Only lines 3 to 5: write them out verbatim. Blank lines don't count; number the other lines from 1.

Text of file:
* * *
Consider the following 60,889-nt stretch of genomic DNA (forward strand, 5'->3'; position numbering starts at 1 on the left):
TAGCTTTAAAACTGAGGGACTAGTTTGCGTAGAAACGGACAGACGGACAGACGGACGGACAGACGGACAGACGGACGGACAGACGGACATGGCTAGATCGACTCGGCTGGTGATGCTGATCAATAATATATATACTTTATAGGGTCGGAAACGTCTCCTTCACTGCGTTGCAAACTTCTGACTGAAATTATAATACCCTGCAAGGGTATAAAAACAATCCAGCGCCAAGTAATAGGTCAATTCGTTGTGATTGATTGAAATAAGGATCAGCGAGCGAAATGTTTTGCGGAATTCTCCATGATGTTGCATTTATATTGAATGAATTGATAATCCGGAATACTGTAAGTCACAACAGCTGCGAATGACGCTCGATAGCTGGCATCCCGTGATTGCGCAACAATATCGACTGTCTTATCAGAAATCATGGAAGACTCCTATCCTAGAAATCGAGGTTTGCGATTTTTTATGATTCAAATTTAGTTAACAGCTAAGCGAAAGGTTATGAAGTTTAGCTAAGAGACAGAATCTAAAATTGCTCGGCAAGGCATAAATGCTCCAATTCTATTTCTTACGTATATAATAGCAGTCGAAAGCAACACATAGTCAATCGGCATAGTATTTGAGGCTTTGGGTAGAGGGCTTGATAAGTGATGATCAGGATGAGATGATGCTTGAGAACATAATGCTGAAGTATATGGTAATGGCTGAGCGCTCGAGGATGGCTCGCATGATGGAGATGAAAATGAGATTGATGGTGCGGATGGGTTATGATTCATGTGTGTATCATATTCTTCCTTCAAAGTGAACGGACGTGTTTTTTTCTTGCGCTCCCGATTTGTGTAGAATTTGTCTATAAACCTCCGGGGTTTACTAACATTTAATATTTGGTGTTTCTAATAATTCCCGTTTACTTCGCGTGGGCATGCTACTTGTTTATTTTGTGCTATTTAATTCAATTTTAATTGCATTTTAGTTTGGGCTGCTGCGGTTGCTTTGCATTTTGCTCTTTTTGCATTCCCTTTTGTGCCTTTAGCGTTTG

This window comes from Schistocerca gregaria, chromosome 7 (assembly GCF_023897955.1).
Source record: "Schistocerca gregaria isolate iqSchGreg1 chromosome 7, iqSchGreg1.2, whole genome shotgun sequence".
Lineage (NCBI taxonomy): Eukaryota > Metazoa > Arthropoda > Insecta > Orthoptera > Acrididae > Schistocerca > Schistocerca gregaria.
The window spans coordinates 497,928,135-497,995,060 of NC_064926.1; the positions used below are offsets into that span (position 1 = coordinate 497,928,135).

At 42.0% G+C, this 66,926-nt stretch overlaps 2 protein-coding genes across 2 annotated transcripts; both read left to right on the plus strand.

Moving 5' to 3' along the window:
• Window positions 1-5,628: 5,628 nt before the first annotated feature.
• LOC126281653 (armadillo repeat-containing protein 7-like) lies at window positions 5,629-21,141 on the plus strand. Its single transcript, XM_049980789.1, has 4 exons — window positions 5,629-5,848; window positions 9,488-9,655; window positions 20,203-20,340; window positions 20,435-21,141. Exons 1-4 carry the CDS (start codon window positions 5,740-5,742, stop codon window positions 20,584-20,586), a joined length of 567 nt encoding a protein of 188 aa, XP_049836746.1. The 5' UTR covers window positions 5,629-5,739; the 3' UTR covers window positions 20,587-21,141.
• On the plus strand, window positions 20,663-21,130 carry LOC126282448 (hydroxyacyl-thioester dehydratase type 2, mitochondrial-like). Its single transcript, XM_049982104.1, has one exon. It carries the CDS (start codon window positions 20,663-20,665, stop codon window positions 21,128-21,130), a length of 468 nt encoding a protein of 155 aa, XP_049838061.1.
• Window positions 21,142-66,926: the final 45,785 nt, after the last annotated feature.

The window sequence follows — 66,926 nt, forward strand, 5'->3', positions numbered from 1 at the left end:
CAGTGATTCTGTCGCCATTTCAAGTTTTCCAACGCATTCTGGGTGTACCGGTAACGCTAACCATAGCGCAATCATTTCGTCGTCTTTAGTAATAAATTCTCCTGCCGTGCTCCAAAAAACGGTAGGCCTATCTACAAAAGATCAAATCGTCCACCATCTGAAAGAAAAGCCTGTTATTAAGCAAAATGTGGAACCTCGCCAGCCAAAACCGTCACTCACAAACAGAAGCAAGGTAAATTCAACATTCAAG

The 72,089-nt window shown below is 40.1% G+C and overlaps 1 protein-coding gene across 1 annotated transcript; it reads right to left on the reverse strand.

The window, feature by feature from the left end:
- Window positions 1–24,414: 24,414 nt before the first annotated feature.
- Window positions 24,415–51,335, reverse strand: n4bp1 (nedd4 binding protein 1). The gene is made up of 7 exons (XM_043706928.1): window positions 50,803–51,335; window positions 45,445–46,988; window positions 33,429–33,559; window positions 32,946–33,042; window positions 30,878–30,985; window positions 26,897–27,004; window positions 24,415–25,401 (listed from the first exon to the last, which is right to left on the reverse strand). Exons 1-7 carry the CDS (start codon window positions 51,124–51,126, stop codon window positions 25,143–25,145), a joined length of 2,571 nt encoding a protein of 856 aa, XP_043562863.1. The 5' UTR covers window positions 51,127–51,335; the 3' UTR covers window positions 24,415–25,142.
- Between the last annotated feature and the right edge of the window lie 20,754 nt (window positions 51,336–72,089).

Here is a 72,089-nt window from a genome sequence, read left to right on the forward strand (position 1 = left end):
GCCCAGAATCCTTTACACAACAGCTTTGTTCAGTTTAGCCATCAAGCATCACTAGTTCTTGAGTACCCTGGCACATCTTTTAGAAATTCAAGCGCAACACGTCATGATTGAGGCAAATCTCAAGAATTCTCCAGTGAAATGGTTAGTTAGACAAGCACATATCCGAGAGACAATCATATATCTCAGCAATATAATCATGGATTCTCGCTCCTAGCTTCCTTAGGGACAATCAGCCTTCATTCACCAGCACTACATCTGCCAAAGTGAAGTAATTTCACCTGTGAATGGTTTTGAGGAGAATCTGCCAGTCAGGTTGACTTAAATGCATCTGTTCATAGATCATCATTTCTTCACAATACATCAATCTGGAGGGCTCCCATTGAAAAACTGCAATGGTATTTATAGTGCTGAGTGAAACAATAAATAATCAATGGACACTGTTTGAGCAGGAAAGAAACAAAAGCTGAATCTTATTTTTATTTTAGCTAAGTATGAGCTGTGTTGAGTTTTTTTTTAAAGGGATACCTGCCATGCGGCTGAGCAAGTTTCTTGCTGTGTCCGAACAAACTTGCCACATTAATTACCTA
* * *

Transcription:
This window comes from Schistocerca gregaria, chromosome 7 (assembly GCF_023897955.1).
Source record: "Schistocerca gregaria isolate iqSchGreg1 chromosome 7, iqSchGreg1.2, whole genome shotgun sequence".
Lineage (NCBI taxonomy): Eukaryota > Metazoa > Arthropoda > Insecta > Orthoptera > Acrididae > Schistocerca > Schistocerca gregaria.